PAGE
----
Turn Down the Water Heater Temperature 

The standard setting is 140 degrees. Lower this to 120 degrees to save on water heating costs and lower the chance of scalding at the tap. Just don’t go any lower than 120 degrees to prevent microbial growth inside the tank. 

In case your water heater doesn’t include a temperature readout, determine the setting with a thermometer at the bathroom or kitchen tap. Adjust the water heater’s dial, wait two hours and test the water’s temperature. Repeat this process until the thermometer shows 120 degrees. 

Add Insulation 

Both electric and natural gas water heaters can be insulated with special jackets available at home improvement stores. Be careful to install the jacket correctly to avoid creating a dangerous operating situation. If you’re not sure how to proceed, ask a professional for help. After the tank is insulated, add insulation around the hot and cold pipes coming from the water heater to help things heat up faster at the tap. 

Buy More Efficient Equipment 

If the water heater is nearing the end of its life span, consider replacing it with an ENERGY STAR-rated model. A tankless water heater is another option. This upgrade can save up to 34% on your water heating bills by heating water on demand and cutting out standby heat loss. Save energy and lower costs by replacing your hot water appliances with high-efficiency models, including the dishwasher and washing machine.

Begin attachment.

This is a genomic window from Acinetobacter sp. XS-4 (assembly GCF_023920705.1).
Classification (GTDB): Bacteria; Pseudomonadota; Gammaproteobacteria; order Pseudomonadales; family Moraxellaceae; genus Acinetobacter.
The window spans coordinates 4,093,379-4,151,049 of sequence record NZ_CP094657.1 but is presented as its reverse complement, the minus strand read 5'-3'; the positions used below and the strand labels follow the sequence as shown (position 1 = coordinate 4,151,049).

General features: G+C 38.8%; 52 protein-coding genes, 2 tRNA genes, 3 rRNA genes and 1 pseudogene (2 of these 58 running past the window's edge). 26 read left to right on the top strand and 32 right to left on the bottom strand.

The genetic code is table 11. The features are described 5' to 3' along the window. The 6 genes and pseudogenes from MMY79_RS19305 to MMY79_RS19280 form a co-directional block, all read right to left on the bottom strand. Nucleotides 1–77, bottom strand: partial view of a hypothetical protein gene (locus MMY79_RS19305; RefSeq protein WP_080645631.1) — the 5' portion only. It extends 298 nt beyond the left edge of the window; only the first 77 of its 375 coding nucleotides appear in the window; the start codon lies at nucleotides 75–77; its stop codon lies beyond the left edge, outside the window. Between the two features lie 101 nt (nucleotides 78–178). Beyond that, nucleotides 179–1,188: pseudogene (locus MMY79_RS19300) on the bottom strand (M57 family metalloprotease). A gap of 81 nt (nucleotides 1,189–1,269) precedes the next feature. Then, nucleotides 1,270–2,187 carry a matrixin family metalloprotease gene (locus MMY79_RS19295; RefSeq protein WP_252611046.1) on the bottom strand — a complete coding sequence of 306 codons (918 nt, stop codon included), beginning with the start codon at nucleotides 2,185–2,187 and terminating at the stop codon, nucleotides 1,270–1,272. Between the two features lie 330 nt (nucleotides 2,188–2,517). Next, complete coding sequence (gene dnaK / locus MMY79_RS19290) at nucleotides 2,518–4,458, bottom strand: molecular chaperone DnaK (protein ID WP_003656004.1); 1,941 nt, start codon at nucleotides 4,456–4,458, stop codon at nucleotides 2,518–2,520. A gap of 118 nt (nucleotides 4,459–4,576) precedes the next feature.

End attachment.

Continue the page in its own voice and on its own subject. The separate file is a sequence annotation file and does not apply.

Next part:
Schedule Water Heater Services with an Expert 

Sunbeam Service Experts is your source for reliable, affordable water heater services in North America. Our highly trained technicians can satisfy any water heater repair or replacement request that comes our way. We work with top products from today’s best brands, including traditional tanks as well as tankless models, to suit your needs while staying in your budget. To get the full details, please contact your local Sunbeam Service Experts office today. 

  • Steps to Re-Light a Water Heater Pilot Light

    When you step into the shower, you know the water will get nice and hot within a few seconds. If a freezing deluge greets you instead, you know something’s not right. The typical root cause behind this unpleasant, chilly surprise is a water heater pilot light that’s gone out. Don’t... Continue reading

  • 7 Common Causes of No Hot Water

    If you’re reading this, there’s a good chance it’s because you just had a breathtakingly cold shower or turned on the faucet to discover that your house doesn’t have hot water. It’s an irritating scenario, but don’t stress. Learning the most frequent causes of no hot water is the... Continue reading

  • What Are the Advantages of a Heat Pump Water Heater?

    Heat pump water heaters, also called hybrid water heaters, are a creative and eco-friendly solution that might be perfect for your household’s hot water needs. Delve into the inner workings of these fascinating systems and explore their pros and cons to help you decide if a heat pump water... Continue reading